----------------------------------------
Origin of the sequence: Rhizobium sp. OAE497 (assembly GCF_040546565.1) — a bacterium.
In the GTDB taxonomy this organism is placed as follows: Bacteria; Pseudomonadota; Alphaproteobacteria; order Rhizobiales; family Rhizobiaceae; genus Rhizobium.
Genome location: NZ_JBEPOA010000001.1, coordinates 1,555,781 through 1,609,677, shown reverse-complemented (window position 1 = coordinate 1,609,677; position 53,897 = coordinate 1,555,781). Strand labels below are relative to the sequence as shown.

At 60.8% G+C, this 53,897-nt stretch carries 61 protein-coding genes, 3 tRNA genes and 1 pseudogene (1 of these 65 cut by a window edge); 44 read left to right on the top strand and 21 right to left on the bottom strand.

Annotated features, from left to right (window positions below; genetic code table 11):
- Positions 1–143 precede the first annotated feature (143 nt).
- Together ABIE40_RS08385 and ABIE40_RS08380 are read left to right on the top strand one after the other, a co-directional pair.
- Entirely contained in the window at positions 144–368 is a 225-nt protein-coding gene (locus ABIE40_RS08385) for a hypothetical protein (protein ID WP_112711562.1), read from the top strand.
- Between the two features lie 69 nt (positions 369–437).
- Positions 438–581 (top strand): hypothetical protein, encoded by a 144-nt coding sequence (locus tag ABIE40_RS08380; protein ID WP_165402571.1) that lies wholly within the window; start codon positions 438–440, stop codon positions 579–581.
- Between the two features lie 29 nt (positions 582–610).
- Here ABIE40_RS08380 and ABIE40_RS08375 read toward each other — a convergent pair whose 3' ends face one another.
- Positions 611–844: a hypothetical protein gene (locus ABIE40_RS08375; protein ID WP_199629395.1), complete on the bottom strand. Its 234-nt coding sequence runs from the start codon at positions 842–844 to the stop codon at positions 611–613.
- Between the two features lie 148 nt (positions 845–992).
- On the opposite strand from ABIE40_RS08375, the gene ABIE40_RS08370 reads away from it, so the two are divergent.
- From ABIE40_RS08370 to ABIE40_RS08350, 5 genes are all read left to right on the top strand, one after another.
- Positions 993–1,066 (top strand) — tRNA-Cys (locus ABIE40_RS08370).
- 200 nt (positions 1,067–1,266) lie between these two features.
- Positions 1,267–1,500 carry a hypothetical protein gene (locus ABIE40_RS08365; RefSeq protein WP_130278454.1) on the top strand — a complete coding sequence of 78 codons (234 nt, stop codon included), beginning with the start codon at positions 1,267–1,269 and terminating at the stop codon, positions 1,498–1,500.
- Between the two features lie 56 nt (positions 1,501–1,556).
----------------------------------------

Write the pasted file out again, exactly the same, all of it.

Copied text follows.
Origin of the sequence: Rhizobium sp. OAE497 (assembly GCF_040546565.1) — a bacterium.
In the GTDB taxonomy this organism is placed as follows: Bacteria; Pseudomonadota; Alphaproteobacteria; order Rhizobiales; family Rhizobiaceae; genus Rhizobium.
Genome location: NZ_JBEPOA010000001.1, coordinates 1,555,781 through 1,609,677, shown reverse-complemented (window position 1 = coordinate 1,609,677; position 53,897 = coordinate 1,555,781). Strand labels below are relative to the sequence as shown.

At 60.8% G+C, this 53,897-nt stretch carries 61 protein-coding genes, 3 tRNA genes and 1 pseudogene (1 of these 65 cut by a window edge); 44 read left to right on the top strand and 21 right to left on the bottom strand.

Annotated features, from left to right (window positions below; genetic code table 11):
- Positions 1–143 precede the first annotated feature (143 nt).
- Together ABIE40_RS08385 and ABIE40_RS08380 are read left to right on the top strand one after the other, a co-directional pair.
- Entirely contained in the window at positions 144–368 is a 225-nt protein-coding gene (locus ABIE40_RS08385) for a hypothetical protein (protein ID WP_112711562.1), read from the top strand.
- Between the two features lie 69 nt (positions 369–437).
- Positions 438–581 (top strand): hypothetical protein, encoded by a 144-nt coding sequence (locus tag ABIE40_RS08380; protein ID WP_165402571.1) that lies wholly within the window; start codon positions 438–440, stop codon positions 579–581.
- Between the two features lie 29 nt (positions 582–610).
- Here ABIE40_RS08380 and ABIE40_RS08375 read toward each other — a convergent pair whose 3' ends face one another.
- Positions 611–844: a hypothetical protein gene (locus ABIE40_RS08375; protein ID WP_199629395.1), complete on the bottom strand. Its 234-nt coding sequence runs from the start codon at positions 842–844 to the stop codon at positions 611–613.
- Between the two features lie 148 nt (positions 845–992).
- On the opposite strand from ABIE40_RS08375, the gene ABIE40_RS08370 reads away from it, so the two are divergent.
- From ABIE40_RS08370 to ABIE40_RS08350, 5 genes are all read left to right on the top strand, one after another.
- Positions 993–1,066 (top strand) — tRNA-Cys (locus ABIE40_RS08370).
- 200 nt (positions 1,067–1,266) lie between these two features.
- Positions 1,267–1,500 carry a hypothetical protein gene (locus ABIE40_RS08365; RefSeq protein WP_130278454.1) on the top strand — a complete coding sequence of 78 codons (234 nt, stop codon included), beginning with the start codon at positions 1,267–1,269 and terminating at the stop codon, positions 1,498–1,500.
- Between the two features lie 56 nt (positions 1,501–1,556).